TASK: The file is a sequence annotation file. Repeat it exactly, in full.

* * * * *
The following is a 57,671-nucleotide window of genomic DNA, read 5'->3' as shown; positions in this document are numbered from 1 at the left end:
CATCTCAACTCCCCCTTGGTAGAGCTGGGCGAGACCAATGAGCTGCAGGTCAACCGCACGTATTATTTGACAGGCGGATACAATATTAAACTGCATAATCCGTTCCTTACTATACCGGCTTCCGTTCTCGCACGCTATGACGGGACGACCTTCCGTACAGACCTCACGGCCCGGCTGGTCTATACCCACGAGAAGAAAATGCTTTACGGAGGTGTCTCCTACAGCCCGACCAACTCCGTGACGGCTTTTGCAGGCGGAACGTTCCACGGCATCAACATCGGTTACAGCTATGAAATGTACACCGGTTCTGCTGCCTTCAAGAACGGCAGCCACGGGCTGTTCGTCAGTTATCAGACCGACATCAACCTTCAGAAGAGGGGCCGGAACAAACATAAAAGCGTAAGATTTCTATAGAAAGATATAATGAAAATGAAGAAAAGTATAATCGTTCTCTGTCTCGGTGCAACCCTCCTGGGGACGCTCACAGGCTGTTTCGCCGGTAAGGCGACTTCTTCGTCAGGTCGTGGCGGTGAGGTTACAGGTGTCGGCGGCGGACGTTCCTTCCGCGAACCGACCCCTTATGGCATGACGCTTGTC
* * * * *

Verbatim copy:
The following is a 57,671-nucleotide window of genomic DNA, read 5'->3' as shown; positions in this document are numbered from 1 at the left end:
CATCTCAACTCCCCCTTGGTAGAGCTGGGCGAGACCAATGAGCTGCAGGTCAACCGCACGTATTATTTGACAGGCGGATACAATATTAAACTGCATAATCCGTTCCTTACTATACCGGCTTCCGTTCTCGCACGCTATGACGGGACGACCTTCCGTACAGACCTCACGGCCCGGCTGGTCTATACCCACGAGAAGAAAATGCTTTACGGAGGTGTCTCCTACAGCCCGACCAACTCCGTGACGGCTTTTGCAGGCGGAACGTTCCACGGCATCAACATCGGTTACAGCTATGAAATGTACACCGGTTCTGCTGCCTTCAAGAACGGCAGCCACGGGCTGTTCGTCAGTTATCAGACCGACATCAACCTTCAGAAGAGGGGCCGGAACAAACATAAAAGCGTAAGATTTCTATAGAAAGATATAATGAAAATGAAGAAAAGTATAATCGTTCTCTGTCTCGGTGCAACCCTCCTGGGGACGCTCACAGGCTGTTTCGCCGGTAAGGCGACTTCTTCGTCAGGTCGTGGCGGTGAGGTTACAGGTGTCGGCGGCGGACGTTCCTTCCGCGAACCGACCCCTTATGGCATGACGCTTGTC